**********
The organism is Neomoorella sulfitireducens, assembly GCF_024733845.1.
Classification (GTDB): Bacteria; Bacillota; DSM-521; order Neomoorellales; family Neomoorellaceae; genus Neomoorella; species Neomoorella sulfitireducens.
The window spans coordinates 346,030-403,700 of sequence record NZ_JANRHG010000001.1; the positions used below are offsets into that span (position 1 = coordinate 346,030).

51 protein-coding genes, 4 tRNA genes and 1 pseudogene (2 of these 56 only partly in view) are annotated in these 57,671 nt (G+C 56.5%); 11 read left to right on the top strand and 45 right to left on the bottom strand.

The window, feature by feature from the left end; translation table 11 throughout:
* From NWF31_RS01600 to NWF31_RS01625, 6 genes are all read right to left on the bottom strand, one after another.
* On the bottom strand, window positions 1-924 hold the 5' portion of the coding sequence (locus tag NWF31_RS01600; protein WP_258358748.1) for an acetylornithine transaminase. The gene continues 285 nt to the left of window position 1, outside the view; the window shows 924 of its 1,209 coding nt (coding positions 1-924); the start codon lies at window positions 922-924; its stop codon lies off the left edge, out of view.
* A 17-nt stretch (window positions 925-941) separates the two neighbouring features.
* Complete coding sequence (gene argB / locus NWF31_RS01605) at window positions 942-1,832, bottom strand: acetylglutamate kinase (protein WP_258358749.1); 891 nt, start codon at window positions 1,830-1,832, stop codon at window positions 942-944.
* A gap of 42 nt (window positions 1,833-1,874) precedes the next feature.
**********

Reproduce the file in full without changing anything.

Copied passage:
The organism is Neomoorella sulfitireducens, assembly GCF_024733845.1.
Classification (GTDB): Bacteria; Bacillota; DSM-521; order Neomoorellales; family Neomoorellaceae; genus Neomoorella; species Neomoorella sulfitireducens.
The window spans coordinates 346,030-403,700 of sequence record NZ_JANRHG010000001.1; the positions used below are offsets into that span (position 1 = coordinate 346,030).

51 protein-coding genes, 4 tRNA genes and 1 pseudogene (2 of these 56 only partly in view) are annotated in these 57,671 nt (G+C 56.5%); 11 read left to right on the top strand and 45 right to left on the bottom strand.

The window, feature by feature from the left end; translation table 11 throughout:
* From NWF31_RS01600 to NWF31_RS01625, 6 genes are all read right to left on the bottom strand, one after another.
* On the bottom strand, window positions 1-924 hold the 5' portion of the coding sequence (locus tag NWF31_RS01600; protein WP_258358748.1) for an acetylornithine transaminase. The gene continues 285 nt to the left of window position 1, outside the view; the window shows 924 of its 1,209 coding nt (coding positions 1-924); the start codon lies at window positions 922-924; its stop codon lies off the left edge, out of view.
* A 17-nt stretch (window positions 925-941) separates the two neighbouring features.
* Complete coding sequence (gene argB / locus NWF31_RS01605) at window positions 942-1,832, bottom strand: acetylglutamate kinase (protein WP_258358749.1); 891 nt, start codon at window positions 1,830-1,832, stop codon at window positions 942-944.
* A gap of 42 nt (window positions 1,833-1,874) precedes the next feature.